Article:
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Sharing a backyard garden


How To Create A Shared Garden

Image: Elaine Casap | Unsplash

In the past year of bushfires, floods and lockdown there’s been a resurgence in making homes the place where you can grow real tomatoes, pick your own salads or sniff the herbs outside your kitchen.

Even a studio unit can become a “home farm” if you’re prepared to put in the infrastructure. Green walls can give any home self-sufficiency in salad veg and greens as well as flowers and herbs. Grow lights mean that you don’t even need sunlight to garden. The heating that keeps you warm in winter will keep your basil and beans and cucumbers growing, too.

You need money for both. Enough grow lights for a decent crop will cost a thousand dollars or more. Green walls need good engineering or you may have floor or ceilings collapsing from their weight or damp rot. Nonetheless, canny growers can grow a surprising amount in recycled bathtubs, home-made hanging baskets or giant pots made from old tins cans, possibly painted in bright hues.

A veggie garden can start producing in six weeks, with young greens for salads, stir-fries, stews and soups.

Others are taking over neglected gardens. Most Australian gardens are pretty much ignored, planted out with shrubs and a lawn that becomes a chore to mow. Now, the young and energetic who can’t afford their own garden and the retired and experienced who have downsized but miss having their fingers in the soil are spearheading a movement to turn waste space into small urban farms. Sometimes this is a part of a group movement sharing expertise and tools. More often, however, it’s neighbours or friends joining to transform a “too big to bother with” space into a garden and a share of the produce. And often companionship, too.

How to begin? Ask around. Put up a notice on the front gate saying “Garden to share” or pop a note in the neighbouring letterboxes.

Just like online dating, keep it at arm’s length to begin with. Start with letters, emails or texts. Again, just like online dating, be very sure of what both sides expect. Put it in writing so there’s no confusion. I’d suggest a six-month trial to make sure both sides are happy with no recriminations if things end then. This means that the first crops may just be beds of fast-growing annuals, veggies and flowers rather than berries or fruit trees.

Things to include when sharing a garden

  1. Length of tenure. It can take three years for a good crop of asparagus and five years for fruit trees to crop. Even if you both intend a long-term commitment, job and family changes can mean that one side of the partnership needs to move. Be open about the possibility.
  2. What happens if we terminate? Hopefully there’ll be enough notice on both sides for the current crop to be harvested, but what if the garden owner is left with a backyard of garden beds that need weeding, mulching and picking or they’ll become a pest-breeding mess? Possibly a “termination bond” might be agreed to pay someone to put the garden into a “well-mulched sleep” state till another sharecropper can be found, or to compensate the gardeners for the crops they’ll lose if they can’t access the garden.
  3. Who pays for what? I’d suggest that the owner of the land pays for anything that will stay on the property like fruit trees or vines, permanent herbs like lavender, rosemary and thyme, taps, chook sheds and tanks. The gardeners pay for seeds, fertiliser and seedlings.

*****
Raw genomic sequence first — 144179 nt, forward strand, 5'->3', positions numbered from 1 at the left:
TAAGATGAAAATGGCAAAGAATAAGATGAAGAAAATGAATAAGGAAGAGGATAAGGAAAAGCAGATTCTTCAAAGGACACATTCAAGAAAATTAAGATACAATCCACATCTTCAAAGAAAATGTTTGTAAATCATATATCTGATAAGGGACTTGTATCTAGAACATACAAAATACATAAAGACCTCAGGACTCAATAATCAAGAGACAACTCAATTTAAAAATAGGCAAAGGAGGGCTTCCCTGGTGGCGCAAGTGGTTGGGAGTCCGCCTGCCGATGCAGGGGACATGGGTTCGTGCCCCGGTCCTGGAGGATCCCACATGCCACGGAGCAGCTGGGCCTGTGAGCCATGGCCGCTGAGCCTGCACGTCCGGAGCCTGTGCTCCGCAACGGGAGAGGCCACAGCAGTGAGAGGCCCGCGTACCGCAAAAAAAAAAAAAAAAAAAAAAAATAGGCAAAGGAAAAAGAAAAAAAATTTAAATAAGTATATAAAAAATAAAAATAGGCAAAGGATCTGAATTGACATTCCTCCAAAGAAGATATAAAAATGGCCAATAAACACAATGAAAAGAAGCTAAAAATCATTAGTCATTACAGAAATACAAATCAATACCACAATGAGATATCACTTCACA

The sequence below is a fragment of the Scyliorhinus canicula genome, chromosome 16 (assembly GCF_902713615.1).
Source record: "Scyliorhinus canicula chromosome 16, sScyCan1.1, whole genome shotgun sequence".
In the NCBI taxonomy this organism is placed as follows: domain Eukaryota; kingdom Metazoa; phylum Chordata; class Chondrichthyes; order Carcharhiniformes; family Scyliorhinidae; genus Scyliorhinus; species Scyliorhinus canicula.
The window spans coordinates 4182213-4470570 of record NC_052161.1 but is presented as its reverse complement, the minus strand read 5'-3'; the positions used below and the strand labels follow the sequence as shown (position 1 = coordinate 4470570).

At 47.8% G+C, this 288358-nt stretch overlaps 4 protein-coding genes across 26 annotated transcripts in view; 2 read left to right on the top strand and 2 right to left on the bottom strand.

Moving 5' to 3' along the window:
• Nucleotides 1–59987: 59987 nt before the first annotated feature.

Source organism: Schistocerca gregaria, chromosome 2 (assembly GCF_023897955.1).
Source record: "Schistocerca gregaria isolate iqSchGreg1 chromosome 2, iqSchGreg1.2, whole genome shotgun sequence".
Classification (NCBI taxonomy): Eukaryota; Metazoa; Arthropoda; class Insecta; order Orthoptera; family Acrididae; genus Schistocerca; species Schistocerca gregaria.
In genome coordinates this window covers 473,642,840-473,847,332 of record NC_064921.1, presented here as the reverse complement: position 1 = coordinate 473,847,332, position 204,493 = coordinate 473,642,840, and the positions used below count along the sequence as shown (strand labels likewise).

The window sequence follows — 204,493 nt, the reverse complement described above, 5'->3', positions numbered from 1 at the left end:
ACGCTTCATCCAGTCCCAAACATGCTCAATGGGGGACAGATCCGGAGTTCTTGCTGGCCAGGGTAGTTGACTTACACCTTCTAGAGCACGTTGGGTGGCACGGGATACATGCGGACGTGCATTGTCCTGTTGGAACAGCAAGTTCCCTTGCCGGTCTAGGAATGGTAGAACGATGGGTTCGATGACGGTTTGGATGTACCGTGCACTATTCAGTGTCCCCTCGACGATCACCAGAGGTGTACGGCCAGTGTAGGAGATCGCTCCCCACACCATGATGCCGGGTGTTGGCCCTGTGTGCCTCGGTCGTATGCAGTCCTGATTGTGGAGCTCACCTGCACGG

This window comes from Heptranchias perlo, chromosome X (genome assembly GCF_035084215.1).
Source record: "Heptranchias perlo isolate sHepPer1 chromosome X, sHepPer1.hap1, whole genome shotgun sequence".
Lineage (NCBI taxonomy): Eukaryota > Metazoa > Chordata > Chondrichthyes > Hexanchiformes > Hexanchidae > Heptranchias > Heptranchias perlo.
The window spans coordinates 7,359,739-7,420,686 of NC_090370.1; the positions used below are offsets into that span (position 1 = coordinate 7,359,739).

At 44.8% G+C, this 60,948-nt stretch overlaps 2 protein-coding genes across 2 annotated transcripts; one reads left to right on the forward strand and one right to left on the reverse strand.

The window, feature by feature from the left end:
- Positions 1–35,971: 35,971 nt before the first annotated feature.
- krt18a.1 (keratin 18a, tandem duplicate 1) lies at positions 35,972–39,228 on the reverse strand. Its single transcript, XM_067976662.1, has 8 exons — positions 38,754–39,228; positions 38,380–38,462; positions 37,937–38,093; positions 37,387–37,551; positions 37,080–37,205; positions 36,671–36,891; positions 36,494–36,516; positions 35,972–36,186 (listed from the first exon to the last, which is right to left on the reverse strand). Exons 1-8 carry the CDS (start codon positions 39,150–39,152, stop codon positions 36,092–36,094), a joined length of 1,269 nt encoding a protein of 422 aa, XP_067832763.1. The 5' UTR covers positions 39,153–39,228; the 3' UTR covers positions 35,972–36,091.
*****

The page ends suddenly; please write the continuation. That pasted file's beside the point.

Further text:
4. Garden design. This is where things can go badly wrong. My ideal garden is a sprawl of flowers and veg with mulch between — anathema to those who like neat, straight, raised beds (pests like neat, raised, straight garden beds too). Talk about the kind of gardens you love and expect and be frank. Gardens need a lot of love and work, and it would be a tragedy to waste one when it’s not a love the owner shares.
  5. Sharing the crop. This is also worth clarifying right from the start. Can the garden owner go and pick, pluck and collect the eggs as they wish, or will they be given a box of produce on the back steps once or twice a week? Will it be 50/50 or 60/40?
  6. What tomatoes do you like best? If you can get this right, you are possibly on the path to paradise. Do you both love deep-ridged, old-fashioned cooking tomatoes that don’t slice neatly but burst with flavour? Are you a potato eater who will delight in a King Edward or pot of Purple Congos? Do you use parsley or coriander? Are peas your passion? This is one area where you don’t need to agree, just to compromise. Grow a few favourites for their delight alone. Be sure to have a willingness to try new vegetables, new varieties and new tastes. Have you ever tried oca? Jerusalem artichokes? Tiny chokos? How about having a go at your first half dozen jars of tomato kasundi?

A veggie garden can start producing in six weeks, with young greens for salads, stir-fries, stews and soups. In three months, you may have peas or potatoes, beans and corn. Within a year, a backyard — or even the front garden — can easily supply two households with veg, eggs and small fruit like strawberries, rhubarb, tamarillos, cape gooseberries and much more. Flowers like sweet peas, sunflowers or zinnias delight the eye and soul for those who can see them through the window, but also give a plentiful supply to pick to brighten another home.

And if it doesn’t work exactly as you planned? There’ll still have been joy and hands in the earth and more greenery given to the planet.



 

Jackie French

Jackie French is a gardener, ecologist, honorary wombat, 2014-2015 Australian Children's laureate, 2015 Senior Australian of the year and passionate believer in the need for all humans to feel part of the earth around them, by understanding the plants that sustain us.